RogerBW's Blog

Some technical thoughts on podcasting 08 July 2017

I've been podcasting for over four years now, I'm now getting game recordings together for the Whartson Hall Æthernauts too, and I hope some of this advice may be useful to people who are getting started.

Biggest single piece of advice, because even now I still meet podcasts that don't do it: add ID3 tags for title, speakers, etc., to the MP3 file. Not only is this kinder to the end user, it helps with iTunes should you push it there. I use id3v2, a command-line program for Linux; other packages have their own methods.

Some sort of music or "sting" can be helpful; I usually use about fifteen seconds, for introduction and lead-out and to make a gap between segments. (This particularly helps if you take a break while recording or move segments out of recording order, because your voice will sound different when you come back.) The canonical source for royalty-free music is (you'll see credits for "music by Kevin McLeod" on a lot of no-budget films too); there's also the Audio Library youtube channel, should you be able to be a STREAMING PIRATE and download the audio from there with your EVIL HACKING TOOLS.

For game recordings I use a longer intro, and usually mix the music with bits of dialogue from the first few sessions to give listeners some idea of what they'll be in for.

It's easier to chop things out than to add things. With multiple people, if you end up talking over each other, everyone should stop, wait for a bit, and start again. Same if you cough. Just deal with it, skip back in what you're saying, and have another try, rather than trying to salvage the phrase you've started.

I'm still editing in Audacity, though I hear good things about Ardour and keep meaning to give it a try some time. My workflow for editing a segment (either 10-20 minutes of chat for a podcast, or one whole game session) is:

  • run it through noise reduction, because I've recorded five seconds of ambient room noise before we started talking
  • edit for content, removing fluffs, clicks, etc.; this is the time-consuming bit, and for Whartson Hall I usually don't do this at all (see the name) unless someone has said something they'd rather not have in the recording.
  • run the whole thing through a compressor; I use the default settings on Compress Dynamics, available from the Audacity Podcast since the author died a while ago. This helps get the levels more consistent across time (i.e. not getting gradually louder or softer).
  • run the whole thing through Normalise (left/right channels stay linked).

For game sessions, I have one stereo track pair for me, and one for everyone else (playing remotely), so usually I chop off any chat from the start of the session first (keeping the tracks synchronised), then run through the noise reduction, compression, normalisation chain separately for each pair.

In Audacity, note that ctrl-click on Play will play a few seconds before and a few seconds after the selected region, i.e. what it'll sound like if you cut that bit out. Which is quicker than cut-play-undo.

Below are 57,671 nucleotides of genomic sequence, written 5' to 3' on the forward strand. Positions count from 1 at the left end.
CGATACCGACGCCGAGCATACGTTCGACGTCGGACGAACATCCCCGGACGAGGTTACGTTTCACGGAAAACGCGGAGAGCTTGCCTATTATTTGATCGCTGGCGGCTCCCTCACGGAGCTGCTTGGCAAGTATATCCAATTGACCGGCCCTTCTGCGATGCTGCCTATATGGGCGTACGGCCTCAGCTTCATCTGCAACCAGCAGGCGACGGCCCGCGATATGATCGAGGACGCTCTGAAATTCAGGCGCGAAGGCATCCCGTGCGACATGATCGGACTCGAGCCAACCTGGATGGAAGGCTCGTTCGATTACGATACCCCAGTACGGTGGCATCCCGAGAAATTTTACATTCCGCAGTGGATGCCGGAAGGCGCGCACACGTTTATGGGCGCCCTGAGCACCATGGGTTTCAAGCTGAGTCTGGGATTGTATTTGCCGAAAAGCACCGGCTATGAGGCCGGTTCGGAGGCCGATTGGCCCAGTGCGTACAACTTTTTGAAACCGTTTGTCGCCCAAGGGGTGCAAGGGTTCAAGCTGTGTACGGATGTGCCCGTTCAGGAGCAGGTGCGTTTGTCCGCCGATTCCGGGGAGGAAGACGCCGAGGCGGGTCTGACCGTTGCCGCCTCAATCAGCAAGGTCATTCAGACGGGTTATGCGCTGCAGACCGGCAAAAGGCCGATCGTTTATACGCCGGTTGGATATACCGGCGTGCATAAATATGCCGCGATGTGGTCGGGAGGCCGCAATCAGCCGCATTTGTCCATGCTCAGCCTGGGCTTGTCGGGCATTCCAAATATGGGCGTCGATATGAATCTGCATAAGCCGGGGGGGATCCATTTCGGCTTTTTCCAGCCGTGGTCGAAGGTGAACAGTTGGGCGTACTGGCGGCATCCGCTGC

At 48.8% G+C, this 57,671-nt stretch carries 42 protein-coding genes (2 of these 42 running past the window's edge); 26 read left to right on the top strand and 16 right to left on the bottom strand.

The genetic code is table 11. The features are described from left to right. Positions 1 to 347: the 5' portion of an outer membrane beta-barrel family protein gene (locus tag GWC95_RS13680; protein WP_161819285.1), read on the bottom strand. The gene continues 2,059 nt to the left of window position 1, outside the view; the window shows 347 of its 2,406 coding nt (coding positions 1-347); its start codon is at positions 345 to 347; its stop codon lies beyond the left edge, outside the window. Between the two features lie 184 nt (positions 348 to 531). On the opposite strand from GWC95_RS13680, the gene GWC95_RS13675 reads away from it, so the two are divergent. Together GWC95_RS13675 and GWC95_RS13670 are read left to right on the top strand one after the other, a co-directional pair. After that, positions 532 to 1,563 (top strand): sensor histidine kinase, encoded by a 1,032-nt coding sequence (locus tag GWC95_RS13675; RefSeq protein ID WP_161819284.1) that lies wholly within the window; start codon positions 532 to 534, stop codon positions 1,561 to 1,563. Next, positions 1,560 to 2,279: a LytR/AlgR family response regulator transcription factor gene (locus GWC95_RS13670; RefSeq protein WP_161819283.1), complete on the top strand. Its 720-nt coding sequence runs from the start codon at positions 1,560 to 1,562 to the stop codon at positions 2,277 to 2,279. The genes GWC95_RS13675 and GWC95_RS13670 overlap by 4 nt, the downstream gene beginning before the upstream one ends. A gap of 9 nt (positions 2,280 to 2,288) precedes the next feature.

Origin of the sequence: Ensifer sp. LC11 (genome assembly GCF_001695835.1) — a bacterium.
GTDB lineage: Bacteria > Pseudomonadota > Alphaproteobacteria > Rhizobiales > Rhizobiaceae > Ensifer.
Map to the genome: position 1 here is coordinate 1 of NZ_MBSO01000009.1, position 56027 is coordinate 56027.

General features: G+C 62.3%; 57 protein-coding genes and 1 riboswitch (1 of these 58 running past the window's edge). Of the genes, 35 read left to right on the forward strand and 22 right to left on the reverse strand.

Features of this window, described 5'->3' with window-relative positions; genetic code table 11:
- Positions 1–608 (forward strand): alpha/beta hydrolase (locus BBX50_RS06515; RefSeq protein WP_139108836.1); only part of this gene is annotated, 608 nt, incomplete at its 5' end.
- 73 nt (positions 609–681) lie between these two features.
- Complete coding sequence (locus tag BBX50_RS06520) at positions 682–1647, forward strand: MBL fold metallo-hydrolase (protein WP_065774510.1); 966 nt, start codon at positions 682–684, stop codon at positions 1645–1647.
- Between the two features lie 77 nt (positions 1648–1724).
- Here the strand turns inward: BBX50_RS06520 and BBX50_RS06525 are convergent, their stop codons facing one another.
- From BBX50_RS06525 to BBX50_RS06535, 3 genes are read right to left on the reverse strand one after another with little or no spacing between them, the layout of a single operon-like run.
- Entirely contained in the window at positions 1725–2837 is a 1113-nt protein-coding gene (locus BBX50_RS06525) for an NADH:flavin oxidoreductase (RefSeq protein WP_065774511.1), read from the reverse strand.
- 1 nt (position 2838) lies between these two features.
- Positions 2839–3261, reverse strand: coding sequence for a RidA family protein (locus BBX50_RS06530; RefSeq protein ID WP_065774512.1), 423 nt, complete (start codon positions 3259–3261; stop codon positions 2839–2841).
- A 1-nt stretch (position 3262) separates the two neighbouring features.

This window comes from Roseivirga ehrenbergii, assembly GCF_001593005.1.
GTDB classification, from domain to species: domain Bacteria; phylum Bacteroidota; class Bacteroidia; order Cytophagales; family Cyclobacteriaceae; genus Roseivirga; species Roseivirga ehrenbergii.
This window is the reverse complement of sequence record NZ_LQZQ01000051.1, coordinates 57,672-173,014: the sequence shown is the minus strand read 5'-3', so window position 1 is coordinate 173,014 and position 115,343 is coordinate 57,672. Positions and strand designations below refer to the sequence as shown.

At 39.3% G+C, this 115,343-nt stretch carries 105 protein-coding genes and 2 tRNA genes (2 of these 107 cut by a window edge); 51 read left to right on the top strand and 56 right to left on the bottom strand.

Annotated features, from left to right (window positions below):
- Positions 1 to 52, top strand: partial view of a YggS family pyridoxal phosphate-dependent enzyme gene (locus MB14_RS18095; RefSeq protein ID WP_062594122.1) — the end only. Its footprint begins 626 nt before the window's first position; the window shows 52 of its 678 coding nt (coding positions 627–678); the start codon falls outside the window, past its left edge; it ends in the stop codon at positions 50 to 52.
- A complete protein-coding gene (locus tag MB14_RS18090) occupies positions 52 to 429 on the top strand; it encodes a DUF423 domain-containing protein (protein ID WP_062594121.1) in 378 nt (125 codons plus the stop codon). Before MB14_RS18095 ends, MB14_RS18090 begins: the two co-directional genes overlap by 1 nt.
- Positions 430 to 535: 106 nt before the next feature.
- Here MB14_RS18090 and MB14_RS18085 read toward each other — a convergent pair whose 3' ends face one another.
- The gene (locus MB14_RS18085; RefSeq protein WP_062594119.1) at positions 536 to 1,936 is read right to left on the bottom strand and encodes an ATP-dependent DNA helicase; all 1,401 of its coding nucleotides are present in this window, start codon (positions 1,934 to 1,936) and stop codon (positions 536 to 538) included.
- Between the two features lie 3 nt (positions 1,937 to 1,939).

Also note that Edit → Find Zero Crossings will do what it says, which helps reduce clicking when you're removing a chunk.

I particularly aim to remove clicks (i.e. very loud transients), which will confuse the compression and normalisation stages. Constant background noise will be taken out by noise reduction, but transients are a Pain. Hand claps, coughs, chair creaks (we actually use plastic garden chairs on the podcast to minimise this), ice clinks, a glass being put down: all these things are surprisingly noisy.

When I assemble the segments with music and any effects (each distinct thing gets its own track, much like layers in image editing), I also tweak the overall track level faders for a bit more consistency. With the setup I use, I generally drop the music about 5-10dB relative to the speech. Some podcasters like to have REALLY LOUD music between segments, in the style of TV advertisements to grab the listener's attention if it's wandered, but I don't favour this.

Usually I use the start of the music track and fade out over 5-10 seconds when the speech starts. Sometimes I fade the music in over the last few seconds of the previous segment to avoid any gaps. This is most easily done with the Envelope tool.

Overall editing takes me very roughly 1-1.5× the run-time of the show. I've got faster at it over time.

Hardware is the least important thing, so I'm mentioning it last. I'm still using the Tascam DR-40 recorder I picked up late in 2015, but I now combine it with an anti-shock mount (which sits between recorder and tripod and cuts down on noise from table-knocking), and a "dead kitten" windgag when I'm recording outside (which I tend to do in the summer). That's really it. Everything else is free software and knowing how to use it.

[Buy Tascam DR-40 at Amazon] [Buy Goliton anti-shock mount at Amazon] [Buy Movo WS-R30 windgag at Amazon] and help support the blog. ["As an Amazon Associate, I earn from qualifying purchases."]

See also:
Tascam DR-40

  1. Posted by Owen Smith at 10:43pm on 08 July 2017

    I recommend MP3Tag for tagging MP3 and FLAC files on Windows. It may do other filetypes, those are the only ones I've wanted to tag. It's free, there's an option to donate and when I did so (because I'd had so much use out of it) the author emailed me and seemed quite surprised I'd donated.

    I use Audacity for audio editing on Windows on the odd occasion I do any. Usually that's male voice choirs or brass band live recordings that some other idiot made that I'm trying to knock into shape.

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